• Re: (Score:3, Insightful)

      by Tom (822)

      And you think that would work, why?

      "Open Source" isn't a magic word. The failure rate of Open Source / Free Software projects is certainly on par with that of closed source projects. More importantly, a game needs a game designer. It needs vision and a driving force, and you can not get that by democratically agree-upon compromise solutions.

      Would Duke be as politically incorrect as he is if the project had been created in a multi-national fluid group? I doubt that.

    • by cstdenis (1118589)

      The OSS community already has it's own never ending project: HURD

  • by Anonymous Coward on Sunday May 10, 2009 @09:24PM (#27901207)

    is if the developers had, I dunno, got that work done on time.

    • by fractoid (1076465) on Sunday May 10, 2009 @10:26PM (#27901615) Homepage
      You must be new to software. The developers did the work probably 20 times over, and the management structure was so messed up that 90% of said work got thrown away. The problems are twofold:
      1. Programmers and artists generally aren't "people persons" and as such are happy to focus on their passion and let someone else manage
      2. Management is like investment banking. It's very difficult to tell the difference between good management and bad management until the shit hits the fan, and by then it's too late.

      So what you end up with is either (as happens in successful software companies) someone forceful seizes control of the development process, and the success or failure of the team rests on their shoulders, or (as usually happens) no-one really takes charge, and everyone with vague job descriptions wastes all their time doing nothing (or doing meaningless busywork) while Rome burns.

      It's generally a good sign of a software company's health if it has a clearly defined process not just for actual software development, but for planning and milestone setting. Even with a clear process in place, and even with management staff committed to transparency, it still takes a long while at the start of the project to weed out the idiots who slipped into management roles, and replace them with competent people. Once the weeding-out process is close to completion, the actual development work can start in earnest.

      • by Kjella (173770)

        I think lack of finding a clear release window and sticking to it is the problem. Given how FPS games has evolved immensly with new graphics hardware both in features and throughput, you have to set a date, get everything released and be done with it. Once you start missing that window it just cascades with "we need a new engine", "we need higher trinangle count models", "we need to use T&L", "we need to use programmable shaders", "we need to redo shadows" and the more you start to fix and delay the mor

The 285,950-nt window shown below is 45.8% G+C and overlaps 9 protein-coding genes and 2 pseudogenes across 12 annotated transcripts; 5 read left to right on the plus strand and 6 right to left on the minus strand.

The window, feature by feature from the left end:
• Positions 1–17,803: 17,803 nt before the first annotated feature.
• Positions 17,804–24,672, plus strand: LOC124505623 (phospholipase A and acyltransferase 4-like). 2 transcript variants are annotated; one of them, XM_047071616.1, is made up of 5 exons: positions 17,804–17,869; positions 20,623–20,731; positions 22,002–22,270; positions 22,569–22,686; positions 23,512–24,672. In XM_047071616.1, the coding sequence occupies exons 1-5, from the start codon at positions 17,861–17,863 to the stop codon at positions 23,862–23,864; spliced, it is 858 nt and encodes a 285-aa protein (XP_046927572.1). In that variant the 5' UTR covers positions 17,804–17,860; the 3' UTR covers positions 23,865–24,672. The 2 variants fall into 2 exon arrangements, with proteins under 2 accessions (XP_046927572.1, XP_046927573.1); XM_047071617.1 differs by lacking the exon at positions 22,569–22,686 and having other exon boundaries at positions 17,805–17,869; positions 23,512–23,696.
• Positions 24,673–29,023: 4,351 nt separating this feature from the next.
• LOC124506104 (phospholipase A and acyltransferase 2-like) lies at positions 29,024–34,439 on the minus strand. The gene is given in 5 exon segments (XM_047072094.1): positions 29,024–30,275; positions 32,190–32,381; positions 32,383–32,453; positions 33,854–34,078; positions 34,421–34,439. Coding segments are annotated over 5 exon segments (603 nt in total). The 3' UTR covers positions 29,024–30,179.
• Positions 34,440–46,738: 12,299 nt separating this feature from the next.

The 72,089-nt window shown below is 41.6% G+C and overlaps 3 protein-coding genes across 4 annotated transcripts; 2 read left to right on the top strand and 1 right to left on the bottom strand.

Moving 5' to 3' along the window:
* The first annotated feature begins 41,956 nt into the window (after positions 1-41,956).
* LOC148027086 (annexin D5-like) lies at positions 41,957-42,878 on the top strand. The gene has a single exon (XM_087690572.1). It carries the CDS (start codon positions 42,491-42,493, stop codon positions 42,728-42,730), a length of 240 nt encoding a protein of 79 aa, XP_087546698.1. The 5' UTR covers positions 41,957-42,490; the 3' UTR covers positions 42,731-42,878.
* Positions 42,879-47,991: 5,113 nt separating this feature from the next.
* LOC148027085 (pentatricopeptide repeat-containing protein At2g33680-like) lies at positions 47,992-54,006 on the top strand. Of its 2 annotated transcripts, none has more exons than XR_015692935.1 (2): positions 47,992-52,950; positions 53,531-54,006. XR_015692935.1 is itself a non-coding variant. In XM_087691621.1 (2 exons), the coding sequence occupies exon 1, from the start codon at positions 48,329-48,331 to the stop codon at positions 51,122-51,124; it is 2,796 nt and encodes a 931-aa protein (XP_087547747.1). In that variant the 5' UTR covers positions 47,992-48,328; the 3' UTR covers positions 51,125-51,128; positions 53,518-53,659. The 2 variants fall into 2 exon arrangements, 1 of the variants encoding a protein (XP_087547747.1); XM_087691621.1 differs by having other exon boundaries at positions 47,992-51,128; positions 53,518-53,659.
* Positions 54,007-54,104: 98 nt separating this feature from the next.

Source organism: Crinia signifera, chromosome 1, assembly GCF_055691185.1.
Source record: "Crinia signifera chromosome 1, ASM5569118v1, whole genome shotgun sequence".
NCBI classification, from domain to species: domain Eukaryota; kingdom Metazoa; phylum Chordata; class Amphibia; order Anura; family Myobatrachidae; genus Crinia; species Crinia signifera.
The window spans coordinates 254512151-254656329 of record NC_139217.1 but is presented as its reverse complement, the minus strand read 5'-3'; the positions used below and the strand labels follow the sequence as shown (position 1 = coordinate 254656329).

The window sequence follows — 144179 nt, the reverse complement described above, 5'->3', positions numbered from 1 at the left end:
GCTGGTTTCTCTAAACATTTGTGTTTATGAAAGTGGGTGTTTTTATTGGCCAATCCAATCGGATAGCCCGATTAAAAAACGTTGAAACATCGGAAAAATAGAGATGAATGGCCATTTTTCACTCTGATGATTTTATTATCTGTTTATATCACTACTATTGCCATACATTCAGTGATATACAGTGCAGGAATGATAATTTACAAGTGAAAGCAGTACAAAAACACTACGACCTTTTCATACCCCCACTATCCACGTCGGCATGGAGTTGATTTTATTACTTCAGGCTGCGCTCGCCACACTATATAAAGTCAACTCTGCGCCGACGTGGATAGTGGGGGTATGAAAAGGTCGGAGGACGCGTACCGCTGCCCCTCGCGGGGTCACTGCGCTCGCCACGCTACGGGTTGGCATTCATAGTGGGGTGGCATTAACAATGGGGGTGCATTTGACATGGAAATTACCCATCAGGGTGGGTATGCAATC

• by badasscat (563442)

        It's generally a good sign of a software company's health if it has a clearly defined process not just for actual software development, but for planning and milestone setting.

        You hit it squarely on the head.

        I used to read these statements from 3DR about the game being done "when it's done" with bemusement, because while many saw that as a commitment to quality, I just saw it as code for "we have no idea what we're doing, so don't hold your breath".

        DNF should be a lesson to everybody that milestones and dead

        • Re: (Score:2, Insightful)

          (This is no different than any other creative medium, btw. Film, music, art... creators are never fully satisfied.)

          Even when they should be. I'm looking at you George Lucas...

    • Re: (Score:3, Interesting)

      by MoldySpore (1280634)

      "On Time" is something 3D Realms didn't understand. I mean, they EMBRACED the fact that everyone called it vaporware and LOVED that nobody thought it was coming out. I hope it stings REALLY bad for them now that they aren't going to get to release it, cause I know after all the little things they've let slip out over the last couple years (trailers, screenshots, etc) that it pisses me off.

      I agree with making the project open source. That would be nice. But hopefully a big name dev will pick it up and finish

  • "Leaked" (Score:5, Funny)

    by DanWS6 (1248650) on Sunday May 10, 2009 @09:26PM (#27901213)
    Yeah, just like Windows 7 Betas/News were "leaked".
  • by fractoid (1076465) on Sunday May 10, 2009 @09:32PM (#27901253) Homepage